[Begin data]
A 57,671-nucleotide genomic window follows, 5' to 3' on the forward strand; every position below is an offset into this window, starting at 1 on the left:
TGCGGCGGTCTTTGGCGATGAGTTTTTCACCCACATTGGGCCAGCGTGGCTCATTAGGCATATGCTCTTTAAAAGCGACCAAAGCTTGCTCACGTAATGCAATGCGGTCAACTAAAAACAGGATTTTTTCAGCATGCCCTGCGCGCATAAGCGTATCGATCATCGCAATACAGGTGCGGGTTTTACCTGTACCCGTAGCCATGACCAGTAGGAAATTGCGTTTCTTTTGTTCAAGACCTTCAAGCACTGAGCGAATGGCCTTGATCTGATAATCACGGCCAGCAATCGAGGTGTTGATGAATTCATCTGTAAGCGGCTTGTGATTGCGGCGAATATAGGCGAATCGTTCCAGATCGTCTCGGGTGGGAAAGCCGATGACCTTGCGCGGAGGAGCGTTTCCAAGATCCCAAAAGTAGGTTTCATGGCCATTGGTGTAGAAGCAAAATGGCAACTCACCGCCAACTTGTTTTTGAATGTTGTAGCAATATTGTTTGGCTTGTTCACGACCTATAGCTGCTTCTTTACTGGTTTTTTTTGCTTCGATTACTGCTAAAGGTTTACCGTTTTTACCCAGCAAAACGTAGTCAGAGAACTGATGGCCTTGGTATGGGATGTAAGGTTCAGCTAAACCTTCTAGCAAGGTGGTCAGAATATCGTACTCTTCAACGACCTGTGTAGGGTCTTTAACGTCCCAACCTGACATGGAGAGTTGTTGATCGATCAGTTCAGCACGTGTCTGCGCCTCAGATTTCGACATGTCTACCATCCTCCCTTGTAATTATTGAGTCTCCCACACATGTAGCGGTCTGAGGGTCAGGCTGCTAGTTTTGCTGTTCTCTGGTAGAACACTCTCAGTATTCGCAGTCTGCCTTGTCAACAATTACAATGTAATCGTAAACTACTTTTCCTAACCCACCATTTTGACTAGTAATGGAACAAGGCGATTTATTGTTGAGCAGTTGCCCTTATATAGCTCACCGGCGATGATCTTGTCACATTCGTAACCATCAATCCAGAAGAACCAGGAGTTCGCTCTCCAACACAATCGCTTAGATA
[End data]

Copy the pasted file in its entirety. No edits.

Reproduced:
A 57,671-nucleotide genomic window follows, 5' to 3' on the forward strand; every position below is an offset into this window, starting at 1 on the left:
TGCGGCGGTCTTTGGCGATGAGTTTTTCACCCACATTGGGCCAGCGTGGCTCATTAGGCATATGCTCTTTAAAAGCGACCAAAGCTTGCTCACGTAATGCAATGCGGTCAACTAAAAACAGGATTTTTTCAGCATGCCCTGCGCGCATAAGCGTATCGATCATCGCAATACAGGTGCGGGTTTTACCTGTACCCGTAGCCATGACCAGTAGGAAATTGCGTTTCTTTTGTTCAAGACCTTCAAGCACTGAGCGAATGGCCTTGATCTGATAATCACGGCCAGCAATCGAGGTGTTGATGAATTCATCTGTAAGCGGCTTGTGATTGCGGCGAATATAGGCGAATCGTTCCAGATCGTCTCGGGTGGGAAAGCCGATGACCTTGCGCGGAGGAGCGTTTCCAAGATCCCAAAAGTAGGTTTCATGGCCATTGGTGTAGAAGCAAAATGGCAACTCACCGCCAACTTGTTTTTGAATGTTGTAGCAATATTGTTTGGCTTGTTCACGACCTATAGCTGCTTCTTTACTGGTTTTTTTTGCTTCGATTACTGCTAAAGGTTTACCGTTTTTACCCAGCAAAACGTAGTCAGAGAACTGATGGCCTTGGTATGGGATGTAAGGTTCAGCTAAACCTTCTAGCAAGGTGGTCAGAATATCGTACTCTTCAACGACCTGTGTAGGGTCTTTAACGTCCCAACCTGACATGGAGAGTTGTTGATCGATCAGTTCAGCACGTGTCTGCGCCTCAGATTTCGACATGTCTACCATCCTCCCTTGTAATTATTGAGTCTCCCACACATGTAGCGGTCTGAGGGTCAGGCTGCTAGTTTTGCTGTTCTCTGGTAGAACACTCTCAGTATTCGCAGTCTGCCTTGTCAACAATTACAATGTAATCGTAAACTACTTTTCCTAACCCACCATTTTGACTAGTAATGGAACAAGGCGATTTATTGTTGAGCAGTTGCCCTTATATAGCTCACCGGCGATGATCTTGTCACATTCGTAACCATCAATCCAGAAGAACCAGGAGTTCGCTCTCCAACACAATCGCTTAGATA